Detroit automakers are facing an uphill battle in China as technology proliferates the Asian market and President Donald Trump continues to up the ante on tariffs, says a one-time industry executive-turned-consultant.

General Motors Co., Ford Motor Co. and Fiat Chrysler Automobiles NV risk losing ground to Chinese companies in the race to the Auto 2.0 spaces of mobility autonomy and electrification — and in brand equity — as Chinese automakers and tech companies improve their products, Michael Dunne, CEO of Chinese automotive adviser ZoZo Go, said Monday.

Meantime, trade relations between the two countries remain strained as Trump sent the stock market spiraling Monday morning with a series of Sunday tweets threatening to increase tariffs on Chinese goods.

The Dow Jones Industrial Average plunged nearly 500 points in early trading Monday morning on the tariffs threat, but rebounded by the market close. Still, U.S. Trade Rep. Robert Lighthizer later in the day reaffirmed plans to raise tariffs to 25% from 10% on $200 billion in Chinese goods after China appeared to be backing away from previous trade commitments, the Wall Street Journal reported.

The rocky trade relationship between the U.S. and China is likely to be the new normal, according to Dunne: "The fundamental relationship has genuinely changed ... to a realistic sense that we’re different and we are competitors."

As a result, U.S. automakers are "vulnerable" in the world's largest automotive market. Even GM's "profit machine" in China is at risk as sales fell in 2018 — the first year-over-year decrease in at least a decade — and in the first quarter of 2019.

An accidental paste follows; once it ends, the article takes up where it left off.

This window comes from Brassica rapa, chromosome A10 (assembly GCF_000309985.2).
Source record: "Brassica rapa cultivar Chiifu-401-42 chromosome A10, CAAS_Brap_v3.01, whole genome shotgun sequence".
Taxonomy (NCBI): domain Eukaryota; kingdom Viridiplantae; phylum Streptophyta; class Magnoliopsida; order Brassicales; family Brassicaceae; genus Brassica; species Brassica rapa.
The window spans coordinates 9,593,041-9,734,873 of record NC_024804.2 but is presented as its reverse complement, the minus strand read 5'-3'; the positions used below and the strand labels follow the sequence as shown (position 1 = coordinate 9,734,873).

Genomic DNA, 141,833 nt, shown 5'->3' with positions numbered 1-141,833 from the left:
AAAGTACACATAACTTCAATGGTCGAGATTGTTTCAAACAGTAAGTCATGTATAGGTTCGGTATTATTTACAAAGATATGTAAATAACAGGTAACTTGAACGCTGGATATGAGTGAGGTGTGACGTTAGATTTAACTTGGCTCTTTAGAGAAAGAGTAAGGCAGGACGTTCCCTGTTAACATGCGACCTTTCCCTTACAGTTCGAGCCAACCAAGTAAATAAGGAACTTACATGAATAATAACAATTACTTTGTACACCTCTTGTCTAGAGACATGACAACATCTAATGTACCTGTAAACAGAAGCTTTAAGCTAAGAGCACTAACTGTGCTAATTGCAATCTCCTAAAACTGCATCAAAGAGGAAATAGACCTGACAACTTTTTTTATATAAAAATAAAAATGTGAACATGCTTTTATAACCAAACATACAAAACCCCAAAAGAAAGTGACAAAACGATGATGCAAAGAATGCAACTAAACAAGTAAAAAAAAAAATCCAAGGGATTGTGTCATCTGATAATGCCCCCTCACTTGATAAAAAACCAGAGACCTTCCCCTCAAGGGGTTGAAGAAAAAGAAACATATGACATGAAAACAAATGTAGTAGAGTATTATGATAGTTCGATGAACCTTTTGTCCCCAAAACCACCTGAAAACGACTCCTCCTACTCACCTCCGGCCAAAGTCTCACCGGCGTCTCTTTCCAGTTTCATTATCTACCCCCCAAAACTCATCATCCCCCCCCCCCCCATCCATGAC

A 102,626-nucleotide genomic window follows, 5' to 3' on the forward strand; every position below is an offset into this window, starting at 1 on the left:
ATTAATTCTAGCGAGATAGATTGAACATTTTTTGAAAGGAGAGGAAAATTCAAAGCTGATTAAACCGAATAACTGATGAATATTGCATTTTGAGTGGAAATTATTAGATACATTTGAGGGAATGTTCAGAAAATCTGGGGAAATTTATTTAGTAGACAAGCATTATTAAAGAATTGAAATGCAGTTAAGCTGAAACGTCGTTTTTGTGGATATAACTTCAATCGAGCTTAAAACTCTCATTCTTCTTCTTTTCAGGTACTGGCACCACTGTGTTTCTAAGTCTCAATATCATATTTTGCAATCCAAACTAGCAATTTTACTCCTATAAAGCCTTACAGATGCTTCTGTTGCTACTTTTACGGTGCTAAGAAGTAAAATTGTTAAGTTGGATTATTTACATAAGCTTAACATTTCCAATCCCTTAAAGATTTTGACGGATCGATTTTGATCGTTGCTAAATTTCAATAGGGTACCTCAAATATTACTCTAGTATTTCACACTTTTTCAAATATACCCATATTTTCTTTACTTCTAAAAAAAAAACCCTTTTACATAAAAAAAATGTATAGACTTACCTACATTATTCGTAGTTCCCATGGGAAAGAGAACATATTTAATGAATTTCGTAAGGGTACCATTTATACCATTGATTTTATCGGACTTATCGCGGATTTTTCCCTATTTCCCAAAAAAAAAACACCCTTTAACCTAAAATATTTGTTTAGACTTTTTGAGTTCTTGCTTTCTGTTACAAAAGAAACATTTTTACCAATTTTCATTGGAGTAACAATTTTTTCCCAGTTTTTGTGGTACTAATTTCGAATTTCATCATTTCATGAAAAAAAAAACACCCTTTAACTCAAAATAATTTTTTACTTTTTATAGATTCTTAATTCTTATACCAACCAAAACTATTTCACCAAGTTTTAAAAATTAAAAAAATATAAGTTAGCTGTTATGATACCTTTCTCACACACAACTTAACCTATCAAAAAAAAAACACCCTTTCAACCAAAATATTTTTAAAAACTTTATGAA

"Relying on building and selling cars is not going to get it done anymore, and they’re already feeling that pressure," Dunne, a former president of GM Indonesia, said at an Automotive Press Association event.

And China's reliance on global automakers is waning as the "Made in China 2025" effort that began in 2015 has spurred a new generation of technology companies, many of which already have operations in Silicon Valley competing with the likes of GM's autonomous-car unit, GM Cruise LLC. China's Big Three in technology — Baidu, Alibaba and Tencent — are aiming to lead on key technologies like autonomous vehicles, electric vehicles and connectivity.

In response to Trump's pressuring on trade, China last year proposed a path to full foreign ownership of automakers within five years, a move that theoretically could protect foreign automakers from requirements to share technology and know-how with would-be Chinese competitors.

The bright spot for U.S. automakers operating in China continues to be luxury brands. GM's Cadillac and Ford's Lincoln resonate with Chinese customers in a way that mass-market vehicles mostly do not.

Cadillac sold some 154,700 vehicles in the U.S. last year compared to 205,605 in China. Lincoln, which is hoping to continue strengthening its position in the Asian market, sold 55,315 vehicles in China last year compared to 103,587 vehicles in the U.S.

"The luxury market is almost its own market in China," Dunne said. "So either you go premium if you're (a Detroit automaker), or you're going to move to auto tech rather than conventional sedans or small SUVs."

Twitter: @NoraNaughton

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